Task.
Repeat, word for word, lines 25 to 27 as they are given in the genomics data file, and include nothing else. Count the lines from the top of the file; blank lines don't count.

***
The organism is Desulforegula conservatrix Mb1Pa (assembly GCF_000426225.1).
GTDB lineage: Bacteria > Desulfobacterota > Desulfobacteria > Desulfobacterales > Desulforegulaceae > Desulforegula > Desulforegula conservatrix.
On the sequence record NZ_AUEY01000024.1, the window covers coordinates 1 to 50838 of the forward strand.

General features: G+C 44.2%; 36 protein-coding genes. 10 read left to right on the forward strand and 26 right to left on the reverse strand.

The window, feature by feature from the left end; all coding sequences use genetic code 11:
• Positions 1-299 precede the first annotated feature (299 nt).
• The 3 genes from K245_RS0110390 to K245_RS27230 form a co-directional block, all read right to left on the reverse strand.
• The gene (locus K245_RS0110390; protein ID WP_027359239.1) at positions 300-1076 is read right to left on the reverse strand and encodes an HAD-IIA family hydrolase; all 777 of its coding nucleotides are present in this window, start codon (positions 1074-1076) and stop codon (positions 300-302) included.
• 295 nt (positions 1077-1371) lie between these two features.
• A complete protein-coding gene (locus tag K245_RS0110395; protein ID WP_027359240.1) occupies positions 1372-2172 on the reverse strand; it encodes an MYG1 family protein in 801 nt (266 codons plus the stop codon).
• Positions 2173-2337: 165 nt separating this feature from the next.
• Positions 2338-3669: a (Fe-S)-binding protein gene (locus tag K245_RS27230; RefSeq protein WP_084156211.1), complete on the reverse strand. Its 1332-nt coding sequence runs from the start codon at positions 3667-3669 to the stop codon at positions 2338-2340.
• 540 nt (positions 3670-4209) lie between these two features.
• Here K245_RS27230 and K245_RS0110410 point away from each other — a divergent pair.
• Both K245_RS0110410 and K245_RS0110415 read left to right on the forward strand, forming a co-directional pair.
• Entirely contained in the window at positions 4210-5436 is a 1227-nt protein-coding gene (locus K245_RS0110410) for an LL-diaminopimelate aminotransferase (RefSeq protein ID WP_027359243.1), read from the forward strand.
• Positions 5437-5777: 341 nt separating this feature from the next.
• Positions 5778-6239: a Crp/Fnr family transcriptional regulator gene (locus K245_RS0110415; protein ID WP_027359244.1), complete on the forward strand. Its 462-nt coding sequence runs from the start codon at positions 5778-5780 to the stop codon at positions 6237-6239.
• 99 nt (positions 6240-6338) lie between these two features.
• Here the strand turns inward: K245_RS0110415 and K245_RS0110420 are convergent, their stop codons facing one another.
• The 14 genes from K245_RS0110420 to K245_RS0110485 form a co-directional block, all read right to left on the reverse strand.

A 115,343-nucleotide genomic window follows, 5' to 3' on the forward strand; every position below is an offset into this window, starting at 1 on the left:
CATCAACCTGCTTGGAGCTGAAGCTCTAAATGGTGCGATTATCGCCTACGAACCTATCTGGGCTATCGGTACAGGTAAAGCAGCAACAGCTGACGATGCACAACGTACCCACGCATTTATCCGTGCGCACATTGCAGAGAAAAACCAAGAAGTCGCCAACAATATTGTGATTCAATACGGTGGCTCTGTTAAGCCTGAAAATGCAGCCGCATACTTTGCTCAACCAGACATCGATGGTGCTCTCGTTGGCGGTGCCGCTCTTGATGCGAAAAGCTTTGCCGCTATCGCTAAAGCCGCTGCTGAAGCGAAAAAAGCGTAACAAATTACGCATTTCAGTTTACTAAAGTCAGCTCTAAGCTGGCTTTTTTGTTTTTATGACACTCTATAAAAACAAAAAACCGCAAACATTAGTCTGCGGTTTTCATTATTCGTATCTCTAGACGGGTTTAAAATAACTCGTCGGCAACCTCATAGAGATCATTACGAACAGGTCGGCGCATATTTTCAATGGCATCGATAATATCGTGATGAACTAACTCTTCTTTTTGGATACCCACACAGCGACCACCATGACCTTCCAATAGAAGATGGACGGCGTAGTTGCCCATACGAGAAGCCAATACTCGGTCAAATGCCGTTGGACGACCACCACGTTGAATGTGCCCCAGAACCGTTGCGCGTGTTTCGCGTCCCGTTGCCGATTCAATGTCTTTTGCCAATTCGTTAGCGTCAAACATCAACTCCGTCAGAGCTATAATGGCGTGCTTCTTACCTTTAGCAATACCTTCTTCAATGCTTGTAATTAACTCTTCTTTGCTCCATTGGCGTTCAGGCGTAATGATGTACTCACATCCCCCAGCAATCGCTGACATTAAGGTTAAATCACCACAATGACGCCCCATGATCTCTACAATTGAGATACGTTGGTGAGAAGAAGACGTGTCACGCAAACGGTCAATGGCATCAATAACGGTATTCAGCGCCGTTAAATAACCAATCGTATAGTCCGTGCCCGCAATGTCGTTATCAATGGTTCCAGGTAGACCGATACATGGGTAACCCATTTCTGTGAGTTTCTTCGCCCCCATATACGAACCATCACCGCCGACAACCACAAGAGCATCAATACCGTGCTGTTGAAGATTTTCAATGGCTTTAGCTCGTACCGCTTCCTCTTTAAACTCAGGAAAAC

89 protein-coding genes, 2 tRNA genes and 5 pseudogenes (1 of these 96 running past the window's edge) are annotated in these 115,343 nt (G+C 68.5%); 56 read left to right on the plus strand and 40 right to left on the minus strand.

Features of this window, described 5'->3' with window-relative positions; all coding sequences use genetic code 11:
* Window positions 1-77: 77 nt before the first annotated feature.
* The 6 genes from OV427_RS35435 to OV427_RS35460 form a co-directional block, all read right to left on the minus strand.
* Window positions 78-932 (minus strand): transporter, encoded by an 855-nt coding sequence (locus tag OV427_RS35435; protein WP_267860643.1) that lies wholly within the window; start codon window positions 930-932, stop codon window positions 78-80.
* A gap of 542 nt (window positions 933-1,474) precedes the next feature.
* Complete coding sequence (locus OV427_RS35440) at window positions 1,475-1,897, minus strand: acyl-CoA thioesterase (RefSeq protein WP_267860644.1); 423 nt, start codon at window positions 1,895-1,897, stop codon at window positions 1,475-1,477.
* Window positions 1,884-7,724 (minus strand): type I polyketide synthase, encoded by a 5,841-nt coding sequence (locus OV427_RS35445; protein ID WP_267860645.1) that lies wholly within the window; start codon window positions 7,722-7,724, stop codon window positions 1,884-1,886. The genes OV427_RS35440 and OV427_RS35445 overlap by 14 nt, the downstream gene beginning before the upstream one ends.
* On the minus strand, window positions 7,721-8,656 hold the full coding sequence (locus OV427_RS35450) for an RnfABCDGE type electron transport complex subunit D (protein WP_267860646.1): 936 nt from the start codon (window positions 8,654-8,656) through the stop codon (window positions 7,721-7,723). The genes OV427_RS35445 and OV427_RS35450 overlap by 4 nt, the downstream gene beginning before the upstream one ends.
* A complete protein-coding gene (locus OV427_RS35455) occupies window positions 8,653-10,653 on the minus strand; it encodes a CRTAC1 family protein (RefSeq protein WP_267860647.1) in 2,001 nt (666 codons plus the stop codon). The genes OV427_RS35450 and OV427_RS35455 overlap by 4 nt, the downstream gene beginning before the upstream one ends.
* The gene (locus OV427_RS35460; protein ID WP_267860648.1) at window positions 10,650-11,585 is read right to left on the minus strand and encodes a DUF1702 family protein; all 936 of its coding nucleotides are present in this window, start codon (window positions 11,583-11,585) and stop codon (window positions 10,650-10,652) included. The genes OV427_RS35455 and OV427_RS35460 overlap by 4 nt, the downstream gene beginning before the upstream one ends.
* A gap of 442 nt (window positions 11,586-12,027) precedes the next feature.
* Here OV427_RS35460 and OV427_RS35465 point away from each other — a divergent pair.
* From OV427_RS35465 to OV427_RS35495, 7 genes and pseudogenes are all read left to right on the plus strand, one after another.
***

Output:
Features of this window, described 5'->3' with window-relative positions; all coding sequences use genetic code 11:
* Window positions 1-77: 77 nt before the first annotated feature.
* The 6 genes from OV427_RS35435 to OV427_RS35460 form a co-directional block, all read right to left on the minus strand.